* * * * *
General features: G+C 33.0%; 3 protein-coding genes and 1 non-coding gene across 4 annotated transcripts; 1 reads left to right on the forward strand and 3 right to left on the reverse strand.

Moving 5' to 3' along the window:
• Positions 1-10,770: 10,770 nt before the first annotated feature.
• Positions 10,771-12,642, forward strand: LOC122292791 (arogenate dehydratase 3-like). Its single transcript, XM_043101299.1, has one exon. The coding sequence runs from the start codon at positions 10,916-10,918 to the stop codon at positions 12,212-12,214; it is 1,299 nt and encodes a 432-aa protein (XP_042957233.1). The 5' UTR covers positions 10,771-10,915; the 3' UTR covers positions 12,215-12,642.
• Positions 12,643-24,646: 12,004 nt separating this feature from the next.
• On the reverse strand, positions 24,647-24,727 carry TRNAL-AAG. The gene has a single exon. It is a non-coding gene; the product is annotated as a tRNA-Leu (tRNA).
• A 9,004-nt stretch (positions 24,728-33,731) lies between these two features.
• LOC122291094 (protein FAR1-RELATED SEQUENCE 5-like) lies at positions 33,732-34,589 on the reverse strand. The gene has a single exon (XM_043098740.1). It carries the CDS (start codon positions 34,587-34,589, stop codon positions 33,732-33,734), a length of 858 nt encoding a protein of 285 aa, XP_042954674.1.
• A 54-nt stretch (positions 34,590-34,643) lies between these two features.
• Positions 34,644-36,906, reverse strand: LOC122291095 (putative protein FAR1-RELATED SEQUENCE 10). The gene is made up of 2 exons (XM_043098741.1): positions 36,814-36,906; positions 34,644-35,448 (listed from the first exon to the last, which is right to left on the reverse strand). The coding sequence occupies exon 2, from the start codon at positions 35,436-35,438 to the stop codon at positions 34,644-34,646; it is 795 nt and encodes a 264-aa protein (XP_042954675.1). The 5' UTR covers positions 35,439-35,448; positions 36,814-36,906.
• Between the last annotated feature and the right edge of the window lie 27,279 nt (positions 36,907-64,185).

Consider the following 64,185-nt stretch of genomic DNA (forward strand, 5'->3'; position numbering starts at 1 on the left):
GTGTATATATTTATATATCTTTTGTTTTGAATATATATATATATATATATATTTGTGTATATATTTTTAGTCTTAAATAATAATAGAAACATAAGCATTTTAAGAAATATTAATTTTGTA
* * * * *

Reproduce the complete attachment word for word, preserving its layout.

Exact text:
General features: G+C 33.0%; 3 protein-coding genes and 1 non-coding gene across 4 annotated transcripts; 1 reads left to right on the forward strand and 3 right to left on the reverse strand.

Moving 5' to 3' along the window:
• Positions 1-10,770: 10,770 nt before the first annotated feature.
• Positions 10,771-12,642, forward strand: LOC122292791 (arogenate dehydratase 3-like). Its single transcript, XM_043101299.1, has one exon. The coding sequence runs from the start codon at positions 10,916-10,918 to the stop codon at positions 12,212-12,214; it is 1,299 nt and encodes a 432-aa protein (XP_042957233.1). The 5' UTR covers positions 10,771-10,915; the 3' UTR covers positions 12,215-12,642.
• Positions 12,643-24,646: 12,004 nt separating this feature from the next.
• On the reverse strand, positions 24,647-24,727 carry TRNAL-AAG. The gene has a single exon. It is a non-coding gene; the product is annotated as a tRNA-Leu (tRNA).
• A 9,004-nt stretch (positions 24,728-33,731) lies between these two features.
• LOC122291094 (protein FAR1-RELATED SEQUENCE 5-like) lies at positions 33,732-34,589 on the reverse strand. The gene has a single exon (XM_043098740.1). It carries the CDS (start codon positions 34,587-34,589, stop codon positions 33,732-33,734), a length of 858 nt encoding a protein of 285 aa, XP_042954674.1.
• A 54-nt stretch (positions 34,590-34,643) lies between these two features.
• Positions 34,644-36,906, reverse strand: LOC122291095 (putative protein FAR1-RELATED SEQUENCE 10). The gene is made up of 2 exons (XM_043098741.1): positions 36,814-36,906; positions 34,644-35,448 (listed from the first exon to the last, which is right to left on the reverse strand). The coding sequence occupies exon 2, from the start codon at positions 35,436-35,438 to the stop codon at positions 34,644-34,646; it is 795 nt and encodes a 264-aa protein (XP_042954675.1). The 5' UTR covers positions 35,439-35,448; positions 36,814-36,906.
• Between the last annotated feature and the right edge of the window lie 27,279 nt (positions 36,907-64,185).

Consider the following 64,185-nt stretch of genomic DNA (forward strand, 5'->3'; position numbering starts at 1 on the left):
GTGTATATATTTATATATCTTTTGTTTTGAATATATATATATATATATATATTTGTGTATATATTTTTAGTCTTAAATAATAATAGAAACATAAGCATTTTAAGAAATATTAATTTTGTA